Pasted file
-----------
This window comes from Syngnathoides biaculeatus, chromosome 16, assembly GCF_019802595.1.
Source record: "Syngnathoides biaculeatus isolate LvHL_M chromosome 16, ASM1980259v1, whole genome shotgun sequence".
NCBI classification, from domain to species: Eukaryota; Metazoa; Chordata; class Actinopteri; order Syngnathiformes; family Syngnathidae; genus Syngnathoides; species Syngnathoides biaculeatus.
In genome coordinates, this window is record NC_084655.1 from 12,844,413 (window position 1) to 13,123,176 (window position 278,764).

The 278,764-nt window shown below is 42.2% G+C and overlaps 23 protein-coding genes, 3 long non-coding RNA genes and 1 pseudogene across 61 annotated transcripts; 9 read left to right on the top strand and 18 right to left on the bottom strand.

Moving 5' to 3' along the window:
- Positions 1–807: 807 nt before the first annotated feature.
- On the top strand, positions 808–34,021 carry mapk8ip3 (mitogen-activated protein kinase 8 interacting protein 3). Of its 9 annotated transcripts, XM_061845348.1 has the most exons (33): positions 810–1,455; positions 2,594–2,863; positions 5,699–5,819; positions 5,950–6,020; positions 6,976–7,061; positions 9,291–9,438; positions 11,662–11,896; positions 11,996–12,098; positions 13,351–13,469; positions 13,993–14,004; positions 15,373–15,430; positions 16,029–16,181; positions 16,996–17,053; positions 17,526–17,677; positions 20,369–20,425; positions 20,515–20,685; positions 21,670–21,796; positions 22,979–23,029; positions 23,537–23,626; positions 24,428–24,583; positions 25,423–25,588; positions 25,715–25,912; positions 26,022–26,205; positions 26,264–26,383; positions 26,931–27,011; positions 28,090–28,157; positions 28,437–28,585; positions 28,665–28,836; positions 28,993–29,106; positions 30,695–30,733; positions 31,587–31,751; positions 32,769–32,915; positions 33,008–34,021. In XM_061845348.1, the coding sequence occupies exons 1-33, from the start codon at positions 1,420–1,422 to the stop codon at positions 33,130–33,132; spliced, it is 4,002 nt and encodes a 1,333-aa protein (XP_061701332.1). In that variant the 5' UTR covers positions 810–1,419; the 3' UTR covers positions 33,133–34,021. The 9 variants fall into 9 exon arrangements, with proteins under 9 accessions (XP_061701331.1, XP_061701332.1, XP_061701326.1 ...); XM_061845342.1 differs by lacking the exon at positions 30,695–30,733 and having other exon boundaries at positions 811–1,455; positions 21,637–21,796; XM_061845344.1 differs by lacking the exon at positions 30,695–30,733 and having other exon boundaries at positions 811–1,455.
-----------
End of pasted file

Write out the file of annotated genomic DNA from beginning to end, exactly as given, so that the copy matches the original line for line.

This window comes from Syngnathoides biaculeatus, chromosome 16, assembly GCF_019802595.1.
Source record: "Syngnathoides biaculeatus isolate LvHL_M chromosome 16, ASM1980259v1, whole genome shotgun sequence".
NCBI classification, from domain to species: Eukaryota; Metazoa; Chordata; class Actinopteri; order Syngnathiformes; family Syngnathidae; genus Syngnathoides; species Syngnathoides biaculeatus.
In genome coordinates, this window is record NC_084655.1 from 12,844,413 (window position 1) to 13,123,176 (window position 278,764).

The 278,764-nt window shown below is 42.2% G+C and overlaps 23 protein-coding genes, 3 long non-coding RNA genes and 1 pseudogene across 61 annotated transcripts; 9 read left to right on the top strand and 18 right to left on the bottom strand.

Moving 5' to 3' along the window:
- Positions 1–807: 807 nt before the first annotated feature.
- On the top strand, positions 808–34,021 carry mapk8ip3 (mitogen-activated protein kinase 8 interacting protein 3). Of its 9 annotated transcripts, XM_061845348.1 has the most exons (33): positions 810–1,455; positions 2,594–2,863; positions 5,699–5,819; positions 5,950–6,020; positions 6,976–7,061; positions 9,291–9,438; positions 11,662–11,896; positions 11,996–12,098; positions 13,351–13,469; positions 13,993–14,004; positions 15,373–15,430; positions 16,029–16,181; positions 16,996–17,053; positions 17,526–17,677; positions 20,369–20,425; positions 20,515–20,685; positions 21,670–21,796; positions 22,979–23,029; positions 23,537–23,626; positions 24,428–24,583; positions 25,423–25,588; positions 25,715–25,912; positions 26,022–26,205; positions 26,264–26,383; positions 26,931–27,011; positions 28,090–28,157; positions 28,437–28,585; positions 28,665–28,836; positions 28,993–29,106; positions 30,695–30,733; positions 31,587–31,751; positions 32,769–32,915; positions 33,008–34,021. In XM_061845348.1, the coding sequence occupies exons 1-33, from the start codon at positions 1,420–1,422 to the stop codon at positions 33,130–33,132; spliced, it is 4,002 nt and encodes a 1,333-aa protein (XP_061701332.1). In that variant the 5' UTR covers positions 810–1,419; the 3' UTR covers positions 33,133–34,021. The 9 variants fall into 9 exon arrangements, with proteins under 9 accessions (XP_061701331.1, XP_061701332.1, XP_061701326.1 ...); XM_061845342.1 differs by lacking the exon at positions 30,695–30,733 and having other exon boundaries at positions 811–1,455; positions 21,637–21,796; XM_061845344.1 differs by lacking the exon at positions 30,695–30,733 and having other exon boundaries at positions 811–1,455.